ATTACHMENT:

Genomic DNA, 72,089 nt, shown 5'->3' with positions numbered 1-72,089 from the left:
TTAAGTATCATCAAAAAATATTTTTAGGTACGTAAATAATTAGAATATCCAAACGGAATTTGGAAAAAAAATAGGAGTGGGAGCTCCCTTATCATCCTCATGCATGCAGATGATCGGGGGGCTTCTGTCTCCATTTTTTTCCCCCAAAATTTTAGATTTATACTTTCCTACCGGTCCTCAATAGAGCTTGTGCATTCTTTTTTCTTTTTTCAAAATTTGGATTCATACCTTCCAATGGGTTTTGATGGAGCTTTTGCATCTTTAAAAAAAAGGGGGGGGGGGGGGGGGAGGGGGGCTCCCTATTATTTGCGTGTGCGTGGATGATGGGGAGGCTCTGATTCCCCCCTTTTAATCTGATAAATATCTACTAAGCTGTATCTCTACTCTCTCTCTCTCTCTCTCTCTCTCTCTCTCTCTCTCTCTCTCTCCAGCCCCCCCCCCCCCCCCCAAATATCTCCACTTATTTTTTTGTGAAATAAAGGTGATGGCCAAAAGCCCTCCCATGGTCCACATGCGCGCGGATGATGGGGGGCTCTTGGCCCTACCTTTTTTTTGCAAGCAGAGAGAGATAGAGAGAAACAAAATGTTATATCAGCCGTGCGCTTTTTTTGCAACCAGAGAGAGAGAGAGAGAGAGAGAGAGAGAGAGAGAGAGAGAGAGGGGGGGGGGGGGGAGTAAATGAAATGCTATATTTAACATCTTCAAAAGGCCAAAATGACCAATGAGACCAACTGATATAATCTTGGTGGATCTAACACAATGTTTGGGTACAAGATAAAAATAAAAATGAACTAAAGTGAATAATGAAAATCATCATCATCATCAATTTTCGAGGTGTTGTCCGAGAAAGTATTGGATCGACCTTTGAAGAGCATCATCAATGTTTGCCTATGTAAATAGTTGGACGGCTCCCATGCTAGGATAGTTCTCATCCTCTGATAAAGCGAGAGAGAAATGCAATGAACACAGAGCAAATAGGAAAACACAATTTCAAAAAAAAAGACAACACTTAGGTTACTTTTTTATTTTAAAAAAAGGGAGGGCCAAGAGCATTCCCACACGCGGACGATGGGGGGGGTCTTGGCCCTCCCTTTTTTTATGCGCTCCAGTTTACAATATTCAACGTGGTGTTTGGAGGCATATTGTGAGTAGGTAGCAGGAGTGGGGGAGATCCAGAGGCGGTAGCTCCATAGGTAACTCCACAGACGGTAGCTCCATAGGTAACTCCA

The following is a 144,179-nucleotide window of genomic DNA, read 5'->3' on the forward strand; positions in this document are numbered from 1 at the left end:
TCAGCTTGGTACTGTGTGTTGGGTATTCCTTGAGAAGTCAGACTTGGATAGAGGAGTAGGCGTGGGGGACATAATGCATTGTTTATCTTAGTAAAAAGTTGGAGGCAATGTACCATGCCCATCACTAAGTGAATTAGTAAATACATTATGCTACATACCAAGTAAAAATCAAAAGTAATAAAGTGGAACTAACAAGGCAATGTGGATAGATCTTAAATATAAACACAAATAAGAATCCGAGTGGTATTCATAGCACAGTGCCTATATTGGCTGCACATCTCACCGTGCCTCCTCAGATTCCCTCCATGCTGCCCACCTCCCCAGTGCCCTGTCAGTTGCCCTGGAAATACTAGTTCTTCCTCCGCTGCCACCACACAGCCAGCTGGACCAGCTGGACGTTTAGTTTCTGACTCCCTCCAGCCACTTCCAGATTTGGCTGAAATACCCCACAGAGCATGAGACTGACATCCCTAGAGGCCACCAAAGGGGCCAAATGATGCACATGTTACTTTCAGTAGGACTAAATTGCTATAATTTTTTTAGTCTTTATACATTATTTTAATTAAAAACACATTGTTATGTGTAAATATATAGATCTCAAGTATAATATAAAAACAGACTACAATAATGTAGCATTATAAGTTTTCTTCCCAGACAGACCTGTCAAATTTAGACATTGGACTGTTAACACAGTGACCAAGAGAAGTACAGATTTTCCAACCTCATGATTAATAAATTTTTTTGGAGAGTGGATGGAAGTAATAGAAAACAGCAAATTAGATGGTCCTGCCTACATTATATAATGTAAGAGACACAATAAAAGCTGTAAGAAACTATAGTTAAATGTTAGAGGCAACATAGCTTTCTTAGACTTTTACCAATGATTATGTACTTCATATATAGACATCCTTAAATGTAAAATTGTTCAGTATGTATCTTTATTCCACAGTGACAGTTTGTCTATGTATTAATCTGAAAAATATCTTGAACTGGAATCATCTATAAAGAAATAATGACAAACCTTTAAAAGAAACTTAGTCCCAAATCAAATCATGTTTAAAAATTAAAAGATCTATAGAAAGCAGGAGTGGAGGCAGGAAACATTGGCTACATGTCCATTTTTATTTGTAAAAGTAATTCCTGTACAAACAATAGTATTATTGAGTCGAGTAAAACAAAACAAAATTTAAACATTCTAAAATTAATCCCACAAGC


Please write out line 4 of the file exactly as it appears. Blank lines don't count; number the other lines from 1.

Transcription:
TCAGCTTGGTACTGTGTGTTGGGTATTCCTTGAGAAGTCAGACTTGGATAGAGGAGTAGGCGTGGGGGACATAATGCATTGTTTATCTTAGTAAAAAGTTGGAGGCAATGTACCATGCCCATCACTAAGTGAATTAGTAAATACATTATGCTACATACCAAGTAAAAATCAAAAGTAATAAAGTGGAACTAACAAGGCAATGTGGATAGATCTTAAATATAAACACAAATAAGAATCCGAGTGGTATTCATAGCACAGTGCCTATATTGGCTGCACATCTCACCGTGCCTCCTCAGATTCCCTCCATGCTGCCCACCTCCCCAGTGCCCTGTCAGTTGCCCTGGAAATACTAGTTCTTCCTCCGCTGCCACCACACAGCCAGCTGGACCAGCTGGACGTTTAGTTTCTGACTCCCTCCAGCCACTTCCAGATTTGGCTGAAATACCCCACAGAGCATGAGACTGACATCCCTAGAGGCCACCAAAGGGGCCAAATGATGCACATGTTACTTTCAGTAGGACTAAATTGCTATAATTTTTTTAGTCTTTATACATTATTTTAATTAAAAACACATTGTTATGTGTAAATATATAGATCTCAAGTATAATATAAAAACAGACTACAATAATGTAGCATTATAAGTTTTCTTCCCAGACAGACCTGTCAAATTTAGACATTGGACTGTTAACACAGTGACCAAGAGAAGTACAGATTTTCCAACCTCATGATTAATAAATTTTTTTGGAGAGTGGATGGAAGTAATAGAAAACAGCAAATTAGATGGTCCTGCCTACATTATATAATGTAAGAGACACAATAAAAGCTGTAAGAAACTATAGTTAAATGTTAGAGGCAACATAGCTTTCTTAGACTTTTACCAATGATTATGTACTTCATATATAGACATCCTTAAATGTAAAATTGTTCAGTATGTATCTTTATTCCACAGTGACAGTTTGTCTATGTATTAATCTGAAAAATATCTTGAACTGGAATCATCTATAAAGAAATAATGACAAACCTTTAAAAGAAACTTAGTCCCAAATCAAATCATGTTTAAAAATTAAAAGATCTATAGAAAGCAGGAGTGGAGGCAGGAAACATTGGCTACATGTCCATTTTTATTTGTAAAAGTAATTCCTGTACAAACAATAGTATTATTGAGTCGAGTAAAACAAAACAAAATTTAAACATTCTAAAATTAATCCCACAAGC